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1 Million People Can't Go Home for Months

By Marc Kaufman
Washington Post Staff Writer
Tuesday, September 6, 2005

The vastness of the displacement created by Hurricane Katrina became more clear yesterday as officials struggled to respond to the needs of more than 1 million people who will be out of their Gulf Coast homes for months to come.

So many homeless people flocked to Texas in the past few days that Gov. Rick Perry (R) declared that his state was full and could take no more. Electronic highway signs in Houston directed bus drivers with evacuees to Fort Chaffee, Ark., but that facility quickly filled up as 9,000 people arrived within 16 hours Saturday. Arkansas officials asked for the signs to be removed.

With shelter space in the deep South filling up, the Federal Emergency Management Agency yesterday began to airlift storm survivors to states as far away as Michigan, Utah and California.

FEMA officials said they have secured as many as 50,000 shelter beds in often faraway states, but the flow of people to those states has sometimes been chaotic.

The office of Michigan Gov. Jennifer M. Granholm (D) said, for instance, that FEMA officials told them that more than 1,000 people would be flown to Battle Creek by yesterday evening, but 140 arrived. The airlift of 400 Hurricane Katrina evacuees to the D.C. Armory was delayed indefinitely.

In all, FEMA officials said, more than a quarter million people are living in shelters set up by the American Red Cross, the National Guard, local churches and municipal officials in cities from Albuquerque to Memphis.

Most of the homeless are from Louisiana, where officials estimate about 1 million people evacuated before the hurricane, and another 100,000 were evacuated afterward.

FEMA officials said that about 50,000 people are in Louisiana shelters, but Brecke Latham, spokeswoman for Gov. Kathleen Babineaux Blanco (D), said that virtually none of the 1 million evacuees have been able to return to their homes. Many are now living in hotels, with family or with friends, but officials said they are preparing for many of them to need help as their money, or their welcome, wears out.

In Mississippi, 15,000 people are in shelters and many more are unable to return home. An official in Gov. Haley Barbour's office said that "several hundred thousand" Mississippians are believed to have been displaced and are living elsewhere.

While FEMA and Red Cross officials praised the outpouring of help and offers of lodging from the states, some voiced concern that evacuees were being moved too far from their homes. Speaking at the Astrodome in Houston, Jesse L. Jackson said it will be a shock for many people to wake up in places like Salt Lake City or Minnesota. "It's a long way from home, from where they lived and acculturated," he said.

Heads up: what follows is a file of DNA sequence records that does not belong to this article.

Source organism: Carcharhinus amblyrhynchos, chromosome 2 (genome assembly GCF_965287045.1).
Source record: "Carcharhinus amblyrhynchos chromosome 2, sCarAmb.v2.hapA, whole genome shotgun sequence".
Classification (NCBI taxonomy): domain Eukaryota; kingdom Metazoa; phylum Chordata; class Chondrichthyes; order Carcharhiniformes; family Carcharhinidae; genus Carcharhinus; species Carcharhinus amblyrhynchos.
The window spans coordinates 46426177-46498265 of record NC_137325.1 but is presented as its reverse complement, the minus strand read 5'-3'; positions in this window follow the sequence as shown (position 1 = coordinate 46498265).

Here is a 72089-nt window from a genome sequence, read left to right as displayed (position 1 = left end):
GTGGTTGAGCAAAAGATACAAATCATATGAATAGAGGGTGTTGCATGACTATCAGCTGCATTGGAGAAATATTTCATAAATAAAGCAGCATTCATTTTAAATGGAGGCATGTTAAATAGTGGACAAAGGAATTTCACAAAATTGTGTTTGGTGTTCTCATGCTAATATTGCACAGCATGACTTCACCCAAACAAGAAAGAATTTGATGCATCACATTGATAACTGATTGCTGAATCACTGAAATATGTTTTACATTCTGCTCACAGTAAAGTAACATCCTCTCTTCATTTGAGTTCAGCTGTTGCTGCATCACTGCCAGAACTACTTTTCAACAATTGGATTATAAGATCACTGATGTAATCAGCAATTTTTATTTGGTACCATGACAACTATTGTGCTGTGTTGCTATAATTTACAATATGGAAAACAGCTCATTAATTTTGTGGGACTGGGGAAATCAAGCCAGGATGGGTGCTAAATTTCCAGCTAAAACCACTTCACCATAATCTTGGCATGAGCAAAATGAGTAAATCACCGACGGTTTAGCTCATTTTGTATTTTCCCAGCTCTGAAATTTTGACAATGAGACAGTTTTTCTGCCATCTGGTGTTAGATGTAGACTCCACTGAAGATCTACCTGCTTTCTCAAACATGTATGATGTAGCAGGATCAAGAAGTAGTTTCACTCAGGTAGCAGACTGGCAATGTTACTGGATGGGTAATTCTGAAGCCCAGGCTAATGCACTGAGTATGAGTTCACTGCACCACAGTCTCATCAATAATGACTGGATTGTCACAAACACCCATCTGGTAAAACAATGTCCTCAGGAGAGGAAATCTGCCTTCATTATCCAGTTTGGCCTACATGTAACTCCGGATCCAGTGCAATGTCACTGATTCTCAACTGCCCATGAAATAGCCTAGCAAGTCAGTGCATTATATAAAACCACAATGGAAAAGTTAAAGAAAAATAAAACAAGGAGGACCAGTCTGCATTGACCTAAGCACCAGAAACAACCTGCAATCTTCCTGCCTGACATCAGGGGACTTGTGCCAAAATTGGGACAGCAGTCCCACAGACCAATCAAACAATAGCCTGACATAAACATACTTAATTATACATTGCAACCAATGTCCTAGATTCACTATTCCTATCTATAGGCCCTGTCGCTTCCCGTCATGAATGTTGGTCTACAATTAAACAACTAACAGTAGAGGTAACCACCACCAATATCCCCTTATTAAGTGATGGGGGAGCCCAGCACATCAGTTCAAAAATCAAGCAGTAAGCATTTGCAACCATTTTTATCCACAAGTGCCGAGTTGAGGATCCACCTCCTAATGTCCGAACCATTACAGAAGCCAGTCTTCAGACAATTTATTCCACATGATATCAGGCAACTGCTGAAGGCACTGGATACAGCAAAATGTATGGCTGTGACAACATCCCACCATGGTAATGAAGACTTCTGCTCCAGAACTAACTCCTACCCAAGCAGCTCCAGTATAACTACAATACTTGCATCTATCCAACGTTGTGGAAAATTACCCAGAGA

The Albuquerque Convention Center was one typical relocation site yesterday, and it received 100 people who had spent much of the past week in the Superdome. Carisa Malanum, sales director of SMG, the company that manages the center, said that 500 to 900 more evacuees are expected.

She said that the people can stay in the center indefinitely, but that officials hope to move them into more permanent lodgings within a few weeks. More than 500 Albuquerque area households have signed up to host a family, she said, and an additional 600 apartment units have been offered.

The new arrivals "seem to be doing fine," Malanum said. "We'll have people to help with psychological and emotional issues."

According to FEMA spokesman Butch Kinerney, the agency has been involved in placing more than 229,000 people into shelters. Another 63,000 survivors have been evacuated with unknown destinations. He said a significant number of people in Louisiana and Mississippi are still living in shelters without electricity or running water, and that their relocation out of the area is a top priority. Almost 60 percent of Louisiana and 40 percent of Mississippi remain without power, he said.

Texas officials decided to stop accepting new evacuees after placing almost 130,000 in shelters and providing hotel or family lodging for 100,000 more.

"We are concerned about our capacity to meet this great human need as thousands more arrive by the day," Perry said. "We want to make certain every evacuee has a safe haven where they can receive medical care, water, food and other assistance."

Perry said that some evacuees will be moved to other facilities in Texas, while others will be flown out of state from Houston and Dallas. It was unclear how officials would decide which evacuees would be sent elsewhere, or how much choice they would have on where to go.

"So far, people just seem to be happy to have a place to stay and some food to eat," Kinerney said.

Staff writer Lisa Rein in Houston contributed to this report.

© 2005 The Washington Post Company